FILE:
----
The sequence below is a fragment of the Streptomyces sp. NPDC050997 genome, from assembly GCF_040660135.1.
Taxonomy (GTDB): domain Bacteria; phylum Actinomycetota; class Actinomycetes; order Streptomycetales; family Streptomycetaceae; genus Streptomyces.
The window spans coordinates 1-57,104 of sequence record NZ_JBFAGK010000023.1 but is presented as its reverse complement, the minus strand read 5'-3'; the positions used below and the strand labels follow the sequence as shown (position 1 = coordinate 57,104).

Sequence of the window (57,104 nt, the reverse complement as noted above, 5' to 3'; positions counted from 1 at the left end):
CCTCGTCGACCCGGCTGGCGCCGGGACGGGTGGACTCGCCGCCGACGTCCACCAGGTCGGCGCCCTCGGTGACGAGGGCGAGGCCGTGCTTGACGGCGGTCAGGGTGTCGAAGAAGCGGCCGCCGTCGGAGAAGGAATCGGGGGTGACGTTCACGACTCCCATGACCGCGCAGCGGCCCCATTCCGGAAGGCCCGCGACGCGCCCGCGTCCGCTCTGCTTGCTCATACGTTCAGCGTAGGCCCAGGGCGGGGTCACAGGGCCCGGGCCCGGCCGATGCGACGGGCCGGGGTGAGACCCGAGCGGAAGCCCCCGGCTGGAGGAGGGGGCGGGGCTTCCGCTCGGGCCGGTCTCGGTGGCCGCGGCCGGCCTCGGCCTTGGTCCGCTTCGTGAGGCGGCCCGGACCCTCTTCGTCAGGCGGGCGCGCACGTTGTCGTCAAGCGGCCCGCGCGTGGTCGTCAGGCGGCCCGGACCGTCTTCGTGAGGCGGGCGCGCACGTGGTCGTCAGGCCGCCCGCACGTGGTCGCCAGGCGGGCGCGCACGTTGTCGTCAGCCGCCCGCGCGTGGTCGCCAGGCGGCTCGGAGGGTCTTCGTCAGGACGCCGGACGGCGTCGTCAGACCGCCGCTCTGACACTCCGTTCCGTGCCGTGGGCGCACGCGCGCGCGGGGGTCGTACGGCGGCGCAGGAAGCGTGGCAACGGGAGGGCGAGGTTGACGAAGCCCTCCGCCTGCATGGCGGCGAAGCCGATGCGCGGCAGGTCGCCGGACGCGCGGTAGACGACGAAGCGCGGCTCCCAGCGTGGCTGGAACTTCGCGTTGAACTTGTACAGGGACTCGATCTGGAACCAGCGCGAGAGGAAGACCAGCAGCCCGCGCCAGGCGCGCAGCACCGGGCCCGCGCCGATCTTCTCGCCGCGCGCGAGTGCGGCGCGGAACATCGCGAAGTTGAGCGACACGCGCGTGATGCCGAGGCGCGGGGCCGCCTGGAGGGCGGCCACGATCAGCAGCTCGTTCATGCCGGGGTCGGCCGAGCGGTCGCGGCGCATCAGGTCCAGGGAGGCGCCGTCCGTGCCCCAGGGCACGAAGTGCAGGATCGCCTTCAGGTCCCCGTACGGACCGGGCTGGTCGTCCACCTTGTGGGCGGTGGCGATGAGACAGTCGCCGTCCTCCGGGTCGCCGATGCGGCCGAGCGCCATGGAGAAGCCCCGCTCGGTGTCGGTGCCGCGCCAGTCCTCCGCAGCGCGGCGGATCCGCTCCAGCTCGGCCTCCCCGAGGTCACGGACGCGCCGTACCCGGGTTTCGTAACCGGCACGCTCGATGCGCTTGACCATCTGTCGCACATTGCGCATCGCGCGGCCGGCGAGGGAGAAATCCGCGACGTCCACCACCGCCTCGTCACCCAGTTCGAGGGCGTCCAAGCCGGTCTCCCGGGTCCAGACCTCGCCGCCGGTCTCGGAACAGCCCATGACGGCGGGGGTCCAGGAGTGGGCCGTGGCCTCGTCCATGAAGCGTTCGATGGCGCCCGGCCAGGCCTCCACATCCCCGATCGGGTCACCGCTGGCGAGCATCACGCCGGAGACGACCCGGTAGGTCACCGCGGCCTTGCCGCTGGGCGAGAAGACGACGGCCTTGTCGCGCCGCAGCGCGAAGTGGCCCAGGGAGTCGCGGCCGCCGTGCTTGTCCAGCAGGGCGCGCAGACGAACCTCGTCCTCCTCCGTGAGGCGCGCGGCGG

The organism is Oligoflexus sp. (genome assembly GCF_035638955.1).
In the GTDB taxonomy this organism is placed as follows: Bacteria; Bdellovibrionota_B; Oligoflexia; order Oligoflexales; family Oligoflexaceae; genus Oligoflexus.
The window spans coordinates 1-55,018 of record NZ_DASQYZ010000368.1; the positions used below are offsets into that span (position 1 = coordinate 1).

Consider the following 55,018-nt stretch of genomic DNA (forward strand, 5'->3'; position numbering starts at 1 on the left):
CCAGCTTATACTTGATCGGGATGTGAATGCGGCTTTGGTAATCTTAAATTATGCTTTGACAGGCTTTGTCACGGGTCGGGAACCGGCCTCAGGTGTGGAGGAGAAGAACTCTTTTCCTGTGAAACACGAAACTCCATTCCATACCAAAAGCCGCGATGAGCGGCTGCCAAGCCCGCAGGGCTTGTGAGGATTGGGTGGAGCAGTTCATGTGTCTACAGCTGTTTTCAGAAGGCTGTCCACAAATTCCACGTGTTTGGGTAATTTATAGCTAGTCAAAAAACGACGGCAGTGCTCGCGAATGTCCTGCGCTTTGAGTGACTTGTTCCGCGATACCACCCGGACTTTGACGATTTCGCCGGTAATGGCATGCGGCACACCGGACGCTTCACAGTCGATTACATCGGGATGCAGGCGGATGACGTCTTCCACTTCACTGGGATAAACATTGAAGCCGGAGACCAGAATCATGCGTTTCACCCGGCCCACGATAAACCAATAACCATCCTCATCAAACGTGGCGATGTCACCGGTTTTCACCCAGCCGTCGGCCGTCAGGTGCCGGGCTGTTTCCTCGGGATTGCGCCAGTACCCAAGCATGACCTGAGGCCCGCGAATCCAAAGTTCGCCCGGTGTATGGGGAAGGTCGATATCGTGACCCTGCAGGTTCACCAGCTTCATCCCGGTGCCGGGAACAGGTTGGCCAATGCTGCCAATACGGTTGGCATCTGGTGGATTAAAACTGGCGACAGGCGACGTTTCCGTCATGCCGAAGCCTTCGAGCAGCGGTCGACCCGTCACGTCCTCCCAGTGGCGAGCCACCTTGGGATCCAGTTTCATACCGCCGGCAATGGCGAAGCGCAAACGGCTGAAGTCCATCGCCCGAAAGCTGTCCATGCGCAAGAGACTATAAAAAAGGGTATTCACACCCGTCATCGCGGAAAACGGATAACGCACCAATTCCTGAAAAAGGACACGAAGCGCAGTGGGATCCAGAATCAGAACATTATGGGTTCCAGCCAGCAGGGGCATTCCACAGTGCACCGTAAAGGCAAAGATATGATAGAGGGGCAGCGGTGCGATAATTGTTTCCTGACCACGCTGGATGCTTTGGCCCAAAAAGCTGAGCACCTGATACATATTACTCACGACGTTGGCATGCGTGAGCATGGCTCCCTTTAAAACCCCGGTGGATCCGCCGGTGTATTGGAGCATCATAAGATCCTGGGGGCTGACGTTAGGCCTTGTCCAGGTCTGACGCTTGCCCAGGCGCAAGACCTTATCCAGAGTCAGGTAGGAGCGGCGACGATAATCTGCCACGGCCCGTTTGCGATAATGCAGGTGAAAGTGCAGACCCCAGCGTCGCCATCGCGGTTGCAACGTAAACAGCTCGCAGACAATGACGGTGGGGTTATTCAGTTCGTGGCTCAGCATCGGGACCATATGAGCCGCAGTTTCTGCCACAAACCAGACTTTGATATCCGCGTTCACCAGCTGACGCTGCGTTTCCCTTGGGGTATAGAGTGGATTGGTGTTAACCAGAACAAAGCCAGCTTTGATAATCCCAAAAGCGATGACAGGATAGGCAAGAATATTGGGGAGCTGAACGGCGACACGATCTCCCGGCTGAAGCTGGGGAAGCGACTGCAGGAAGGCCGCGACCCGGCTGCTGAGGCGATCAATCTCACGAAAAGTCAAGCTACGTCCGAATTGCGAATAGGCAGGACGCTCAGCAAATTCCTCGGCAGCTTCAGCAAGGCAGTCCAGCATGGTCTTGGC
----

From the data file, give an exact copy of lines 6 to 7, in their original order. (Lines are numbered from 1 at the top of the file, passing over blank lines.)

The organism is Oligoflexus sp. (genome assembly GCF_035638955.1).
In the GTDB taxonomy this organism is placed as follows: Bacteria; Bdellovibrionota_B; Oligoflexia; order Oligoflexales; family Oligoflexaceae; genus Oligoflexus.